Thursday, February 18, 2016

From Witness Against Torture

We hear a beautiful sound
It is the breaking of chains
We see a path full of hope
We have found the way
Let them go home 
Let them go home
Let them go home
Let them go today

Dear friends,

The detention facility at Guantanamo Bay has now been open longer during Obama’s presidency than the Bush administration. A month ago, on January 11, we gathered and brought our visions for the detainees' homecoming to the White House.  See video here. We sang our hearts (and voices) out asking for the immediate release of the men detained in Cuba.  Over and over we sang our plea, “Let them go home” so they can return to their families, to their friends, to their homes. We celebrate the release of 12 men since leaving Washington D.C.  These men are free and one step closer to going home. We are excited to say that one of these men is Fahd Ghazy, who was detained in Guantanamo as a juvenile. Throughout 2015, we focused on Fahd’s story, holding a banner with his portrait and reading his words in front of the White House and throughout D.C. The freedom of these 12 men is a beautiful sound and we hope they are doing well.  

President Obama has the power to continue to push for the release of the 91 men that remain in Guantanamo. Before he leaves office, he should use everything at his disposal to send these men home. Any plan to further detain them in the U.S. is unacceptable. The torture and indefinite detention they have and continue to suffer must end now. They have waited too long for their freedom.

During our trip to Cuba in November, we started formulating some demands concerning the release of the men left at the prison and communicated them to the U.S. Ambassador to Cuba, Jeffrey DeLaurentis. We in the WAT community insist that shutting down Guantanamo must mean shutting down indefinite detention. We submit the following demands as critical to the effort to “close Guantanamo” once and for all - Please share this with friends as widely as you can:

1. Each Guant√°namo detainee must either be charged and fairly tried in federal court, or be released to countries that will respect their human rights.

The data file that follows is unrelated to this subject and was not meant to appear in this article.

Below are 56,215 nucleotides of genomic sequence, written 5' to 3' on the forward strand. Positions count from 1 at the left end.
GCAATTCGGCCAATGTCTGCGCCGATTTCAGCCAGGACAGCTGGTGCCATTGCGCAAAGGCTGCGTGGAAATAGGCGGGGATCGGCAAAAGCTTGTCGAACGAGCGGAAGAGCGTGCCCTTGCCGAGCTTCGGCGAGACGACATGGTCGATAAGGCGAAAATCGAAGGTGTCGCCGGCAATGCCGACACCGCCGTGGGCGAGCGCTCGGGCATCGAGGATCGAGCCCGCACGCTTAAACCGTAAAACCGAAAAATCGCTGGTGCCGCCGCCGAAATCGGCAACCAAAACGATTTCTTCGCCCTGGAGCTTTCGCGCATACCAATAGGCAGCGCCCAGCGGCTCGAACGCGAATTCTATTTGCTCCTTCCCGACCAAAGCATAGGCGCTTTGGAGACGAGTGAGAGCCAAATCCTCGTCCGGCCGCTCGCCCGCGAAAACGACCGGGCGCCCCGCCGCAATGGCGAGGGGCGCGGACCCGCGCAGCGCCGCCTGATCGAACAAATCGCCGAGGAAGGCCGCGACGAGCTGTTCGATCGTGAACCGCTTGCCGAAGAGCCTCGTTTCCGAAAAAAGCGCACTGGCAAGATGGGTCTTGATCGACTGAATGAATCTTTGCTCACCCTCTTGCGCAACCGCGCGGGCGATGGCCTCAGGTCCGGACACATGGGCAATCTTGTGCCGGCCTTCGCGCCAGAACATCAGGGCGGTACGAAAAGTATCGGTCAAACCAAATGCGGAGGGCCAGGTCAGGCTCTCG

2. Expedite the release of those that are cleared.  35 of the current prisoners have been cleared for release, yet they continue to languish behind bars.  Justice delayed is justice denied.

3. Release the men who have been tortured.  The US is a signatory of the UN Convention Against Torture.  The UN Special Rapporteur on Torture has reported that the Guantanamo Bay prison is non-compliant to this Convention and has named indefinite detention as a form of cruel, inhuman, or degrading treatment.  The U.S. Senate Intelligence Committee's Torture Report has extensively documented instances of torture by the CIA.  Some of the victims are currently housed in Guantanamo.  

4. Provide reasonable resettlement options, including torture treatment services and reparations.  To ensure accountability for torture and indefinite detention, released prisoners should be provided with critical social services to facilitate their re-entry into society.

5. Publicly acknowledge and apologize for the egregious human rights violation at Guantanamo during the War on Terror.  This acknowledgement is essential for preventing torture, indefinite detention, and other violations from being perpetrated by future administrations.

6.Close the base. The U.S. must immediately relinquish Cuba’s sovereign territory.

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